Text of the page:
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Conference Wrap-Up - Virtual Worlds 2007: The Future Of Gaming?
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Conference Wrap-Up - Virtual Worlds 2007: The Future Of Gaming?


April 23, 2007 Article Start Previous Page 4 of 4
 

One of the more interesting examples of cross-world promotion is Virtual Magic Kingdom (VMK). VMK, originally conceived as part Disneyland's 50th anniversary celebration, was found to be so successful that nearly two years and over two million characters later, it remains a popular destination for teens and tweens.

Each avatar receives a guest room and the kids have proven to be very creative. They have baseball leagues even though there’s no way to swing a bat in-world! Roger Holzberg, VP/Creative Director of Walt Disney Parks and Resorts, warns that one has to be open to brand mixing when kids are allowed to build their own rooms with any virtual items they desire.

These items can be gotten in-world, but the most valuable items are from outside VMK. One pair of virtual green flip-flops eventually sold on eBay for $1020. Through various quests, the activities on VMK integrate with those in the theme parks.

Roger Holzberg Reaches Out With Virtual Magic Kingdom

What was the impetus for creating Virtual Magic Kingdom?

Virtual Magic Kingdom (VMK) came out of a desire to extend our brand relevancy into the teen/tween market. Traditionally, the Disney brand begins to fall off for boys at about 9 or 10 years old and girls a bit older. Those older kids tend to be attracted to our diverse and exciting theme park products once they know what's available to them, but until VMK we had no real channel to talk to them. Tweens don't really watch TV commercials or read print ads; their channel of choice is the internet.

Now we have them playing in our brand, playing in a world that they think is cool, for over 80 minutes per day on average. As a parent of two teenagers, I like to say "teens and tweens don't usually determine where a family takes a vacation, but they definitely determine where a family does not take one," and that's where VMK comes in. The majority of our players tell us that due to playing VMK, they are more likely to go to a Disney theme park.


Disney's Virtual Magic Kingdom

How does Disney merge virtual activities with real-world activities?

For us, VMK is a larger play cycle than just an online game. Guests can play VMK for free online, then get excited about our theme parks. Once they're at Disneyland or Disney World, we can give them free rewards to use when they go home to the game, where they can show off their exclusive virtual items only available at the parks. Our goal is to drive guests from our virtual world to our real theme parks and back again.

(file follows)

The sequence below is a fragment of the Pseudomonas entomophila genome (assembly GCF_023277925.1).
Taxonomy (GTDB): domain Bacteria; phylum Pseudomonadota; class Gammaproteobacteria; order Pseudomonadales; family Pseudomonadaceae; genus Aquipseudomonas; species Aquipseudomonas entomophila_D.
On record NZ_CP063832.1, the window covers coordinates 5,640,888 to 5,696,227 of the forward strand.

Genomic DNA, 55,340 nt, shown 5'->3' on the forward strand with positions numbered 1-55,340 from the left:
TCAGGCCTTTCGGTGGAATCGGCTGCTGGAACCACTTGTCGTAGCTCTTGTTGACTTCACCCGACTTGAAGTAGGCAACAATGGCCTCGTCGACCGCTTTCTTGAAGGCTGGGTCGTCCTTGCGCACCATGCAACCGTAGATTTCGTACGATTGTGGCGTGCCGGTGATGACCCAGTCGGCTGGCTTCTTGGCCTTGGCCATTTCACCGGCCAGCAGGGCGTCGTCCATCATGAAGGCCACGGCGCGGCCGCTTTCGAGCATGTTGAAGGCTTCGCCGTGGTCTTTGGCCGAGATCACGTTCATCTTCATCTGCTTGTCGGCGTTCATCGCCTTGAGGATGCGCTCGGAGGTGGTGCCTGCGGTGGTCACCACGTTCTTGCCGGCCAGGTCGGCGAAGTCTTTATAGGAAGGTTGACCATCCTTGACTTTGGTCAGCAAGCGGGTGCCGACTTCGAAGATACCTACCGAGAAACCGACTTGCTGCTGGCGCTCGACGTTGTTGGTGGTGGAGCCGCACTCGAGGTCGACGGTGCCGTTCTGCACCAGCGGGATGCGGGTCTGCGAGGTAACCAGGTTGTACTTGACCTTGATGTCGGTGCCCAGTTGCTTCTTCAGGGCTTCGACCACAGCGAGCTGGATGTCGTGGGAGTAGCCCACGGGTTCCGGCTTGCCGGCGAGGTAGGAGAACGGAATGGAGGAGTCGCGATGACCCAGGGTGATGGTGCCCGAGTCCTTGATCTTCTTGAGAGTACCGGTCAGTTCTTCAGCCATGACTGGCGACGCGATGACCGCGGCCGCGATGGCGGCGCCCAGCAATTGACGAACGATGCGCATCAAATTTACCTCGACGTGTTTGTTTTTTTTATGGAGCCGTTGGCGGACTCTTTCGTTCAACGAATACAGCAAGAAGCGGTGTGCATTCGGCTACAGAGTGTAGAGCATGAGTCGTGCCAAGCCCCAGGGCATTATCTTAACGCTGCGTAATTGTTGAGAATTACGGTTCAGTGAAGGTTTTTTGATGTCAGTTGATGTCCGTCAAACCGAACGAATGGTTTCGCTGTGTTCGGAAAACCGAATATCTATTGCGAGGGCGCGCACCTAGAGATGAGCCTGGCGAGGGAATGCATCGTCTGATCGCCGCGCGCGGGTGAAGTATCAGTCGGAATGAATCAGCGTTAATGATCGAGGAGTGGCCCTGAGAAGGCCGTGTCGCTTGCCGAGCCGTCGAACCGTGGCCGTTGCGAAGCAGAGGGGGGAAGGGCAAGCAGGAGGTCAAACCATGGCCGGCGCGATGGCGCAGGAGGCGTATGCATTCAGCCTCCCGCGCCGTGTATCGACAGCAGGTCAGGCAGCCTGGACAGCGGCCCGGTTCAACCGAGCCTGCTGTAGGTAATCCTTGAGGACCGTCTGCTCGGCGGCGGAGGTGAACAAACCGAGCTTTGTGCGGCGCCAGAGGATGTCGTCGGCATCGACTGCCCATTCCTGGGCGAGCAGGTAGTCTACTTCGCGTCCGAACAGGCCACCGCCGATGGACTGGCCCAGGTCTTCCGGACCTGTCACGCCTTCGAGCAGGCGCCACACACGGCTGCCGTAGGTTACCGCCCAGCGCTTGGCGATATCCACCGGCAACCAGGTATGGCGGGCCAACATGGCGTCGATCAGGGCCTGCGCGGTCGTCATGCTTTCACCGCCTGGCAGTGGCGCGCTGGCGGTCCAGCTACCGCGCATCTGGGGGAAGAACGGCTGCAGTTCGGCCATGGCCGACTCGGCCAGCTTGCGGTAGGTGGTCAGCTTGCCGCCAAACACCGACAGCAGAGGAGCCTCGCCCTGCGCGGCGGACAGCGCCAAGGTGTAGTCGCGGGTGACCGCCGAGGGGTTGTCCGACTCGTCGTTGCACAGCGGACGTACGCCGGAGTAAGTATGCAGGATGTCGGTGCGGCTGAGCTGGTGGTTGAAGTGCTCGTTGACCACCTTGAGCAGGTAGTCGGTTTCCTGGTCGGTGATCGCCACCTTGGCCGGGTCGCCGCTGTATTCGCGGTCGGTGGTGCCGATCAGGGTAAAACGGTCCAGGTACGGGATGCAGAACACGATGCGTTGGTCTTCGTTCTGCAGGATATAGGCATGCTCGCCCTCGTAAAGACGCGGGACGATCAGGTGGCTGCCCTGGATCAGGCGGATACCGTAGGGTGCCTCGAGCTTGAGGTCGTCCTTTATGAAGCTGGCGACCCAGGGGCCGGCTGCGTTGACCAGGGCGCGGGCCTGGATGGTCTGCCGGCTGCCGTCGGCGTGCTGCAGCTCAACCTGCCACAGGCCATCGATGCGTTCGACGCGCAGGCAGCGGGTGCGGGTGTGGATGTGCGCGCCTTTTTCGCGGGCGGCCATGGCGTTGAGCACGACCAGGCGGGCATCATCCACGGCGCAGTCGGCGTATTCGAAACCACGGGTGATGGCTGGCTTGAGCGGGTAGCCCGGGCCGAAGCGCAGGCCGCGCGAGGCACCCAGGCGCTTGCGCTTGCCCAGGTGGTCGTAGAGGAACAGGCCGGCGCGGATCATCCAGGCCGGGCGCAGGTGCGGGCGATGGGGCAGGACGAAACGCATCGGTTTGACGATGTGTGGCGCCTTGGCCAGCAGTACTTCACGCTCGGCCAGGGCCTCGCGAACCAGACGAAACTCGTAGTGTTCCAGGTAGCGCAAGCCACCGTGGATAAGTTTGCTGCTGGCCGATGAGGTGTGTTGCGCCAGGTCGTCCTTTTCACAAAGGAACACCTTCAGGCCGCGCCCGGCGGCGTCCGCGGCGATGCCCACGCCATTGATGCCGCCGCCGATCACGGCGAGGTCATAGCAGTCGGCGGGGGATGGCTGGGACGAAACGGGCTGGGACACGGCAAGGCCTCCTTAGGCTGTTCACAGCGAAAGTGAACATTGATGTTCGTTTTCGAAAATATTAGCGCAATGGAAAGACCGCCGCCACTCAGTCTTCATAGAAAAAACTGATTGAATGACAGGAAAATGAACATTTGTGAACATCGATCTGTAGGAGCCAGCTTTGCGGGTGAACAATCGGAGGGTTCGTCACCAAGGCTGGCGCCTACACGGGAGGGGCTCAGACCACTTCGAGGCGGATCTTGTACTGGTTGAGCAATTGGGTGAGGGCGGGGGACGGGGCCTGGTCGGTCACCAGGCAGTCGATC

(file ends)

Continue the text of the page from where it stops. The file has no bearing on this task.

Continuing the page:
We have a number of different types of quests, some of which are completely online, some completely in-park, and some that bridge the two. The highest conversion rates are on our web 1uests, which begin in the game and extend out into other websites; our completion rate on many of these exceeds 90%.

We also have quests that can be printed at home then played and redeemed in our theme parks, as well as quests that are completely in-park. As a reward for completing quests in-park, we give guests real-world trading cards with codes to redeem for VMK virtual rewards.

We keep the content and format of these varied, from single-attraction quests that entertain guests while they're in-queue to quests that span entire lands and even multiple theme parks. Families typically play more than one quest at a time, with the whole family participating in answering questions.

What was VMK’s strategy to reach the tween market?

Our senior brand leaders at Disney allowed us to be "market" vs. "marketing" driven - and really let us build the world for our targeted audience. Tweens told us they didn't want the "Fab 5" (Mickey, Minnie, etc.) characters in VMK, so they aren't there; they told us "no parades", so there are none.

We launched with a threshold of entertainment and games, diverse interactive versions of classic attractions like Pirates (as a multi-player battle game), Jungle Cruise (a photo safari) and Haunted Mansion (a ghost catching game), then gave players the ability to build out their own rooms, spaces, and rides with props and items bought (with free credits) or acquired through quests or promotions.

Conclusion

All warned that virtual worlds were just beginning, but that with research coming from groups like the First Opinions Panel in Second Life, the first focus group of Second Life avatars, marketers would soon understand strategies for linking their brands to interactive experiences.

In the meantime, 3D social environments like Virtual Laguna Beach continue to encourage more and more users to become daily visitors or residents. As these virtual worlds become more prevalent, perhaps then would there be more business applications. For the speakers, the vision of the future seemed bright and the audience, for its part, seemed intrigued.


Article Start Previous Page 4 of 4

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